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Heat (1972)

 -  Comedy | Drama | Romance  -  6 October 1972 (USA)
5.9
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Ratings: 5.9/10 from 1,323 users  
Reviews: 21 user | 26 critic

"Heat" is a parody of "Sunset Boulevard." Joey Davis, an unemployed ex-child actor, uses sex to get his landlady, Lydia, to reduce his rent, and then tries to exert his influence on Sally ... See full summary »

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Cast

Complete credited cast:
...
Joey Davis
...
Sally Todd
Andrea Feldman ...
Jessica Todd
Pat Ast ...
Lydia
Ray Vestal ...
Ray
Lester Persky ...
Sidney (as P. J. Lester)
Eric Emerson ...
Eric
Harold Childe ...
Harold
John Hallowell ...
John
Gary Koznocha ...
Gary
Pat Parlemon ...
Girl at pool
Bonnie Walder ...
Bonnie
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Storyline

"Heat" is a parody of "Sunset Boulevard." Joey Davis, an unemployed ex-child actor, uses sex to get his landlady, Lydia, to reduce his rent, and then tries to exert his influence on Sally Todd, who is now washed-up and wasn't even more than slightly important at the height of her career. Sally tries to help Joey, until he realizes that she just isn't well-connected enough to be of any service to him. The affair is complicated by Sally's psychotic, maybe-lesbian-or-maybe-not daughter Jessica, who tries to muscle in on her mother's relationship with Joey. Written by Jeff <Jeff32262@aol.com>

Plot Summary | Add Synopsis

Genres:

Comedy | Drama | Romance

Certificate:

R | See all certifications »

Parents Guide:

 »
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Details

Country:

Language:

Release Date:

6 October 1972 (USA)  »

Also Known As:

Hollywood  »

Company Credits

Production Co:

 »
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Technical Specs

Runtime:

Sound Mix:

Color:

Aspect Ratio:

1.33 : 1
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Did You Know?

Trivia

The title song, "Days of Steam," was written and performed by John Cale, a founding member of the group The Velvet Underground. The song is taken from Cale's album The Academy in Peril (1972, Reprise). Andy Warhol agreed to do the cover art for the album in exchange for the use of "Days of Steam" in the film. See more »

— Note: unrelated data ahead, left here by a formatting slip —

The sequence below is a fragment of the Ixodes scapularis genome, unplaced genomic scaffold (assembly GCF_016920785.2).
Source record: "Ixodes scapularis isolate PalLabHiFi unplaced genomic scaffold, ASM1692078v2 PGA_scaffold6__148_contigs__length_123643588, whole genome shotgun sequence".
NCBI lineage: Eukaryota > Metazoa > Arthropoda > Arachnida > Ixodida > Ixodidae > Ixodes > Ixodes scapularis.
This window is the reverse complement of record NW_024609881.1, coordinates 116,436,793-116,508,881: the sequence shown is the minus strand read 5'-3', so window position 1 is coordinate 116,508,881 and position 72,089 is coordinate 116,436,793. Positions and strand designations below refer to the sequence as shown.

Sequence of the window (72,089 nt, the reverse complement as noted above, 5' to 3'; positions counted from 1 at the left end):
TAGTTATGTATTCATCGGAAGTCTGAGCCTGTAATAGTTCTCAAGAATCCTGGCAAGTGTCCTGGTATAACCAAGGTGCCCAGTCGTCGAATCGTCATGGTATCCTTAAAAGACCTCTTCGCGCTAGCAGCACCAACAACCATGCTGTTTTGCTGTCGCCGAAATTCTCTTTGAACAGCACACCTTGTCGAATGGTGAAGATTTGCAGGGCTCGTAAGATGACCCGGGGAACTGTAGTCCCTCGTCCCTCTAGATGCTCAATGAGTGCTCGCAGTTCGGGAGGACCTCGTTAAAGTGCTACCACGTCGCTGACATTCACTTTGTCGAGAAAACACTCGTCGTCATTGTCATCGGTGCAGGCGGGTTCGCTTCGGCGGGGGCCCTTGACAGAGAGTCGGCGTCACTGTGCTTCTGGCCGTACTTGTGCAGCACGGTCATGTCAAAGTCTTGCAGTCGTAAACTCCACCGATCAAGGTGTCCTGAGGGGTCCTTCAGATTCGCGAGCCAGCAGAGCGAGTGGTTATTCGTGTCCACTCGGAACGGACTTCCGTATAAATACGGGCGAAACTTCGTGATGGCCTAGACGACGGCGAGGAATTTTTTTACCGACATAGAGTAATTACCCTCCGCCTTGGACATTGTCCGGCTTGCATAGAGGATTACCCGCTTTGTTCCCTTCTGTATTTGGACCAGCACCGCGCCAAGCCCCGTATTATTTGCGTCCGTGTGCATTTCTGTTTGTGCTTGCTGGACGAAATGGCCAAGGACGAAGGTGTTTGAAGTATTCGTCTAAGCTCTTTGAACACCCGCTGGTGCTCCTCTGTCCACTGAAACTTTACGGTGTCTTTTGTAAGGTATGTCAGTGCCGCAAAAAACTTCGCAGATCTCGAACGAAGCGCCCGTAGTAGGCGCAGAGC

Goofs

When Harold enters and greets Joe and Andrea, he mistakenly calls Andrea by her real name and not her character's name ("Jessica"). See more »

Quotes

[first lines]
Lydia: Hey! Don't throw that kid in the pool!
See more »

Crazy Credits

There are no closing credits. It just says "End." See more »

Connections

Referenced in Superstar: The Life and Times of Andy Warhol (1990) See more »

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User Reviews

 
HEAT (Paul Morrissey, 1972) **1/2
6 September 2007 | by (Naxxar, Malta) – See all my reviews

As I had been anticipating, the third and last of Paul Morrissey's trilogy of films with Joe Dallesandro as the (willing) object of desire of practically the entire cast irrespective of gender, is the best made and most accessible. With no full-frontal nudity this time around, the services of an Oscar-nominated actress in Sylvia Miles, a narrative which obviously (and not unamusingly) parodies Billy Wilder's SUNSET BOULEVARD (1950) and a generally more disciplined approach, Morrissey was clearly striving towards the mainstream here…although HEAT is still full of offbeat, individual touches and the dubious ingredients associated with this type of film.

Dallesandro is now a minor ex-star of Western TV series who's keen on kickstarting a singing career and Miles a fading character actress who likes to think she still has influence in the business and promises her support in return for certain favors. After a stint at a dingy Hollywood resort (the scene has shifted from New York to Los Angeles as per Joe's ambitions) – where he submits to the wiles of the obese and frizzy-haired female owner played by Pat Ast – Joe is soon shacked up in Miles' old-style mansion as a kept man. Here, however, he also attracts the unwelcome attention of Miles' mixed-up daughter (whom he actually met at the resort, where she was staying with her possessive girlfriend and baby in tow); appearing in this role is Andrea Feldman – the girl in search of a trip in TRASH (1970) – who seems to have been troubled in real-life as well, seeing how she committed suicide before this film had even opened!

Unlike the previous films in the trilogy, here Dallesandro is pretty much the observer – or, rather, the catalyst for the histrionics of the three women (Miles, Feldman and the acid-tongued Ast); two other notable characters (also residing in the run-down motel) are siblings involved in an incestuous stage act(!), one of whom is a dimwit who wears female clothes and has an embarrassing penchant for public manifestations of masturbation!!

While the plot only really parallels that of SUNSET BOULEVARD on the surface, the ending of the film sees Miles attempting to shoot Dallesandro as he leaves her for good – just as Gloria Swanson did to William Holden in the unforgettable climax of the Wilder classic – with, admittedly, hilarious results! Ex-Velvet Underground founder John Cale's "score" is good but, disappointingly, only plays over the opening and closing credits and was not even written specifically for the film but taken from his then-current album, "The Academy In Peril".


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